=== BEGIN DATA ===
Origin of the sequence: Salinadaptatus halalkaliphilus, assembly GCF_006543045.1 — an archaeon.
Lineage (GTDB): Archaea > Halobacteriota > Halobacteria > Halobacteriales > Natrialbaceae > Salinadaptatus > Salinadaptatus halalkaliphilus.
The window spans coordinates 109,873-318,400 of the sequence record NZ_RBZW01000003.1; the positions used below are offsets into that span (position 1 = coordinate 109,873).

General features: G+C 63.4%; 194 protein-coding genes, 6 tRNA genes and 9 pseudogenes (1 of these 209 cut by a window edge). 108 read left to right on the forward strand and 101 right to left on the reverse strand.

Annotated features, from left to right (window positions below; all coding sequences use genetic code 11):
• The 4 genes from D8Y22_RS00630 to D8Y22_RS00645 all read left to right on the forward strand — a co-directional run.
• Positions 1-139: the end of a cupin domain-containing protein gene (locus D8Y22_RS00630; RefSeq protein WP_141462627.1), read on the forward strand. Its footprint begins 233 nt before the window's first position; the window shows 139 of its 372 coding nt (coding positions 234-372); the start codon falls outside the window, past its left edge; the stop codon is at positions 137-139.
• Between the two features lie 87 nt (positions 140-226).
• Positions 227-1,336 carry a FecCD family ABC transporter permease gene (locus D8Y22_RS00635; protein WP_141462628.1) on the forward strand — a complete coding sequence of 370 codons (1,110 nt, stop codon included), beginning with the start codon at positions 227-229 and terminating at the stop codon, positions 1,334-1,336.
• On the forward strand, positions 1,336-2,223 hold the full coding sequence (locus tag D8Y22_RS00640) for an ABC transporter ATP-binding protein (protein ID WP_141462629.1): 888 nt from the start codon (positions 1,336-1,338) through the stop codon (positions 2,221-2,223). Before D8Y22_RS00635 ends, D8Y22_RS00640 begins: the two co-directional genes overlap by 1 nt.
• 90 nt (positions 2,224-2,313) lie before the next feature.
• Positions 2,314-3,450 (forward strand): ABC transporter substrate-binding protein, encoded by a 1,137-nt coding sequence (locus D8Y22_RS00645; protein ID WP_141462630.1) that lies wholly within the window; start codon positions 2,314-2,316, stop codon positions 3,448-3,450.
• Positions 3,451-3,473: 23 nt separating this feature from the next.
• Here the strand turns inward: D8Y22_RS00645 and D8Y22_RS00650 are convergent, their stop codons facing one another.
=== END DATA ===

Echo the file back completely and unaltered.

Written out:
Origin of the sequence: Salinadaptatus halalkaliphilus, assembly GCF_006543045.1 — an archaeon.
Lineage (GTDB): Archaea > Halobacteriota > Halobacteria > Halobacteriales > Natrialbaceae > Salinadaptatus > Salinadaptatus halalkaliphilus.
The window spans coordinates 109,873-318,400 of the sequence record NZ_RBZW01000003.1; the positions used below are offsets into that span (position 1 = coordinate 109,873).

General features: G+C 63.4%; 194 protein-coding genes, 6 tRNA genes and 9 pseudogenes (1 of these 209 cut by a window edge). 108 read left to right on the forward strand and 101 right to left on the reverse strand.

Annotated features, from left to right (window positions below; all coding sequences use genetic code 11):
• The 4 genes from D8Y22_RS00630 to D8Y22_RS00645 all read left to right on the forward strand — a co-directional run.
• Positions 1-139: the end of a cupin domain-containing protein gene (locus D8Y22_RS00630; RefSeq protein WP_141462627.1), read on the forward strand. Its footprint begins 233 nt before the window's first position; the window shows 139 of its 372 coding nt (coding positions 234-372); the start codon falls outside the window, past its left edge; the stop codon is at positions 137-139.
• Between the two features lie 87 nt (positions 140-226).
• Positions 227-1,336 carry a FecCD family ABC transporter permease gene (locus D8Y22_RS00635; protein WP_141462628.1) on the forward strand — a complete coding sequence of 370 codons (1,110 nt, stop codon included), beginning with the start codon at positions 227-229 and terminating at the stop codon, positions 1,334-1,336.
• On the forward strand, positions 1,336-2,223 hold the full coding sequence (locus tag D8Y22_RS00640) for an ABC transporter ATP-binding protein (protein ID WP_141462629.1): 888 nt from the start codon (positions 1,336-1,338) through the stop codon (positions 2,221-2,223). Before D8Y22_RS00635 ends, D8Y22_RS00640 begins: the two co-directional genes overlap by 1 nt.
• 90 nt (positions 2,224-2,313) lie before the next feature.
• Positions 2,314-3,450 (forward strand): ABC transporter substrate-binding protein, encoded by a 1,137-nt coding sequence (locus D8Y22_RS00645; protein ID WP_141462630.1) that lies wholly within the window; start codon positions 2,314-2,316, stop codon positions 3,448-3,450.
• Positions 3,451-3,473: 23 nt separating this feature from the next.
• Here the strand turns inward: D8Y22_RS00645 and D8Y22_RS00650 are convergent, their stop codons facing one another.